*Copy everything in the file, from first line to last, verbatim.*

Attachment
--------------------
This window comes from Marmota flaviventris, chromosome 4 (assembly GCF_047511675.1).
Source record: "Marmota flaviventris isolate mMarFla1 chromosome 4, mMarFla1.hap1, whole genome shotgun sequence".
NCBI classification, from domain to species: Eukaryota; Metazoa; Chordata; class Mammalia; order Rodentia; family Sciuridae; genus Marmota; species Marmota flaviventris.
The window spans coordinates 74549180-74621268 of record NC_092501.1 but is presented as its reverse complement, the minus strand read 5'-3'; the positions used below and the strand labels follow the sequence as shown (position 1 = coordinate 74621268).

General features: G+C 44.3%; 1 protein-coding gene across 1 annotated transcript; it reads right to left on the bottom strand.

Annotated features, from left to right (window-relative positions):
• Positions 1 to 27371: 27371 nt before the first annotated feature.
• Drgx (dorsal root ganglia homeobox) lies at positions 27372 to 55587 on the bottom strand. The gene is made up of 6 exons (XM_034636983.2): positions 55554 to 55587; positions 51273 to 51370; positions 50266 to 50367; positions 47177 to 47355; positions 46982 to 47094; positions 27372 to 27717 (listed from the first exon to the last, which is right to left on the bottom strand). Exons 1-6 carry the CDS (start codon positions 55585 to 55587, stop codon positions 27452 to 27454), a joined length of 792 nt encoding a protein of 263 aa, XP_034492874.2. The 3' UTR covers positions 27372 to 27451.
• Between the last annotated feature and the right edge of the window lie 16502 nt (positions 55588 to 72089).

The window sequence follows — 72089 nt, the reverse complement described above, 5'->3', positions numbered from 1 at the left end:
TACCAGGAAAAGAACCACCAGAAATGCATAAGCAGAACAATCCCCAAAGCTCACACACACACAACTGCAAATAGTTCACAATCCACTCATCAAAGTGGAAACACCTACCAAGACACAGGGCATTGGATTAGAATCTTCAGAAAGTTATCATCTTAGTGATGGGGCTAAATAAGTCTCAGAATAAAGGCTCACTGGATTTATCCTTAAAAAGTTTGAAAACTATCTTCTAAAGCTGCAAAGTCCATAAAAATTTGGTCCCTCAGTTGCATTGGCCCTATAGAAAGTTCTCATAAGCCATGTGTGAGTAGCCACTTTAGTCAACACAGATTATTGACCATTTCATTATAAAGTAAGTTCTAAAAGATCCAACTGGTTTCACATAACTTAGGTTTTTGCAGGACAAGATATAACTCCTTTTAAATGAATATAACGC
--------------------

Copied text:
This window comes from Marmota flaviventris, chromosome 4 (assembly GCF_047511675.1).
Source record: "Marmota flaviventris isolate mMarFla1 chromosome 4, mMarFla1.hap1, whole genome shotgun sequence".
NCBI classification, from domain to species: Eukaryota; Metazoa; Chordata; class Mammalia; order Rodentia; family Sciuridae; genus Marmota; species Marmota flaviventris.
The window spans coordinates 74549180-74621268 of record NC_092501.1 but is presented as its reverse complement, the minus strand read 5'-3'; the positions used below and the strand labels follow the sequence as shown (position 1 = coordinate 74621268).

General features: G+C 44.3%; 1 protein-coding gene across 1 annotated transcript; it reads right to left on the bottom strand.

Annotated features, from left to right (window-relative positions):
• Positions 1 to 27371: 27371 nt before the first annotated feature.
• Drgx (dorsal root ganglia homeobox) lies at positions 27372 to 55587 on the bottom strand. The gene is made up of 6 exons (XM_034636983.2): positions 55554 to 55587; positions 51273 to 51370; positions 50266 to 50367; positions 47177 to 47355; positions 46982 to 47094; positions 27372 to 27717 (listed from the first exon to the last, which is right to left on the bottom strand). Exons 1-6 carry the CDS (start codon positions 55585 to 55587, stop codon positions 27452 to 27454), a joined length of 792 nt encoding a protein of 263 aa, XP_034492874.2. The 3' UTR covers positions 27372 to 27451.
• Between the last annotated feature and the right edge of the window lie 16502 nt (positions 55588 to 72089).

The window sequence follows — 72089 nt, the reverse complement described above, 5'->3', positions numbered from 1 at the left end:
TACCAGGAAAAGAACCACCAGAAATGCATAAGCAGAACAATCCCCAAAGCTCACACACACACAACTGCAAATAGTTCACAATCCACTCATCAAAGTGGAAACACCTACCAAGACACAGGGCATTGGATTAGAATCTTCAGAAAGTTATCATCTTAGTGATGGGGCTAAATAAGTCTCAGAATAAAGGCTCACTGGATTTATCCTTAAAAAGTTTGAAAACTATCTTCTAAAGCTGCAAAGTCCATAAAAATTTGGTCCCTCAGTTGCATTGGCCCTATAGAAAGTTCTCATAAGCCATGTGTGAGTAGCCACTTTAGTCAACACAGATTATTGACCATTTCATTATAAAGTAAGTTCTAAAAGATCCAACTGGTTTCACATAACTTAGGTTTTTGCAGGACAAGATATAACTCCTTTTAAATGAATATAACGC